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I work with a creative team that designs banners for the homepage and landing pages in an e-commerce website and app. These banners are in fixed placements and the campaigns in each of these banners make up the overall look and feel of the page. each of these banners has significant monetary value tied to what content they display.

The current workflow is set up such that creative banners done by separate designers are scheduled to 'live times' by a tool.

The problem with this setup from a design planning perspective is that, compared to say, when a single person designs a full page (where they get to see how everything will look in the final result), is here no one actually gets to see how the pages will look with each combination of banners until it actually goes live.

we've had a few strange combinations show up from time to time. because of this lack of pre-planning in our workflow. (think an online version of this. well, not this bad, but something along the lines of unexpected outcomes that don't compliment each otherenter image description here

This is an issue if you want to set a direction of how the whole page will look overall. Being able to preview how each of the major pages would look like as a whole with the scheduled creative banners placed in could improve the outcomes. right now it seems like team members just accept things as it is.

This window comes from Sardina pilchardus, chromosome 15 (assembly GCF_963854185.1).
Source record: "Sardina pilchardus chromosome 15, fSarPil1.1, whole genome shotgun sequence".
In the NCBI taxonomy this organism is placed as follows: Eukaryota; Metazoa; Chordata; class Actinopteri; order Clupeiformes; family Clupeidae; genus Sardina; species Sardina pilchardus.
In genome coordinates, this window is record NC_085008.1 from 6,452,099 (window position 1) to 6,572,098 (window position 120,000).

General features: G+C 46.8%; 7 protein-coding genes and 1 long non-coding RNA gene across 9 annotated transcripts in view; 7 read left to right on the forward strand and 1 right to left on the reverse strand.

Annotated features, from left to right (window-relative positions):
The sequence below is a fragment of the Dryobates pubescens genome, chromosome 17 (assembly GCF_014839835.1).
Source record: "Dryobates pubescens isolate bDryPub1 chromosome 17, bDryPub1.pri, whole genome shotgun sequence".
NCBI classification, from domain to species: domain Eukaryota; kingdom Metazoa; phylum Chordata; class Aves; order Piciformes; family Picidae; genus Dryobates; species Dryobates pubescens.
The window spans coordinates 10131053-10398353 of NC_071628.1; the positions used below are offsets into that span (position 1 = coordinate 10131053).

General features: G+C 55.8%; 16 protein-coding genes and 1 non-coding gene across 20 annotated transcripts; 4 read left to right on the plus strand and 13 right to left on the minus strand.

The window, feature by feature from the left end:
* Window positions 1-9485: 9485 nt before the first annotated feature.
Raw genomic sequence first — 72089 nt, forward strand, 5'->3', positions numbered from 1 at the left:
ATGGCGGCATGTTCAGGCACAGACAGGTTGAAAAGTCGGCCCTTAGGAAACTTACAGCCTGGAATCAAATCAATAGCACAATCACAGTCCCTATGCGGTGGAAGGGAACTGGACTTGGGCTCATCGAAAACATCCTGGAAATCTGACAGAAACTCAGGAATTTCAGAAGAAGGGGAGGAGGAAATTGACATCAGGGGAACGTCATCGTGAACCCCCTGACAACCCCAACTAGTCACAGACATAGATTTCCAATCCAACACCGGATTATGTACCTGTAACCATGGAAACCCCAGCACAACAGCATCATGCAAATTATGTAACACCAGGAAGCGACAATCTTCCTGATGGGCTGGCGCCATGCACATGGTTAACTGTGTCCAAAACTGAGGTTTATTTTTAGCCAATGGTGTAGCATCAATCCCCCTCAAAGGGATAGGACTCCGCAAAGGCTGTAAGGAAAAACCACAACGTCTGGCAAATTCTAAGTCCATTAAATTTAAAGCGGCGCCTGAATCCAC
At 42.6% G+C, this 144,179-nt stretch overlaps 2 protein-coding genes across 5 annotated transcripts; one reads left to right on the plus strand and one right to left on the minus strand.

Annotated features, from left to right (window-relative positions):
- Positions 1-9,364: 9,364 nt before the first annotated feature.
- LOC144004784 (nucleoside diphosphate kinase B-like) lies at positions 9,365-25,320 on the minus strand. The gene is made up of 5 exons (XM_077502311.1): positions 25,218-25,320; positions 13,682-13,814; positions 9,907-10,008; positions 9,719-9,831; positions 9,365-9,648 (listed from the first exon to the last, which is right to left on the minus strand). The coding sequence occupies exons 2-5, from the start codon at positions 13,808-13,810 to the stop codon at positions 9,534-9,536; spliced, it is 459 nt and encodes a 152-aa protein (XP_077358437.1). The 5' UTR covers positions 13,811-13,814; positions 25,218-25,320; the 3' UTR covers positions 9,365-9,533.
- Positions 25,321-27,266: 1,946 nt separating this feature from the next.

What could be a possible solution to overcome this? Either a revised workflow or a software or web-based tool(of course there's a manual way to do this)?. And what are the benefits (other than the obvious) of being able to plan ahead?

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    I don't know how you'd solve this other than allowing designers to see the context of usage before they design. – Scott Apr 27 '18 at 3:08
  • How often are these banners changing? – mayersdesign Apr 30 '18 at 7:53
  • @mayersdesign at frequent as day-by-day while some would be up for a week – Ameen Akbar Apr 30 '18 at 8:40
  • Which of these is true? 1) They always change in pairs (both images always change at the same time) 2) Sometimes they change in pairs 3) They never change in pairs. – mayersdesign Apr 30 '18 at 8:42
  • something between 2 (which is a coincidence) and 3 would be true. the frequency of each banner changing are independent as they belong to separate campaigns – Ameen Akbar Apr 30 '18 at 8:47
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I think we should frame this problem as one of quality control. Since pairs of poorly contrasting banners detract from the quality of the page, plus from each other. So how to assure quality?

I cannot see how it can be automated. Unless the banners are somehow always referencing a particular thing. Say your company deals with (as per your example) "Burgers" and "Diabetes". In that, unlikely, case ads could be tagged (filename prefix for example) with an appropriate code, and programmatically prevented from displaying at the same time. Likewise, if they are always two colours and you want the same colours etc.

More likely your ads sometimes don't fit together because of clashing colours, copy, or visual design. If that is the case, then only manual review will solve the problem.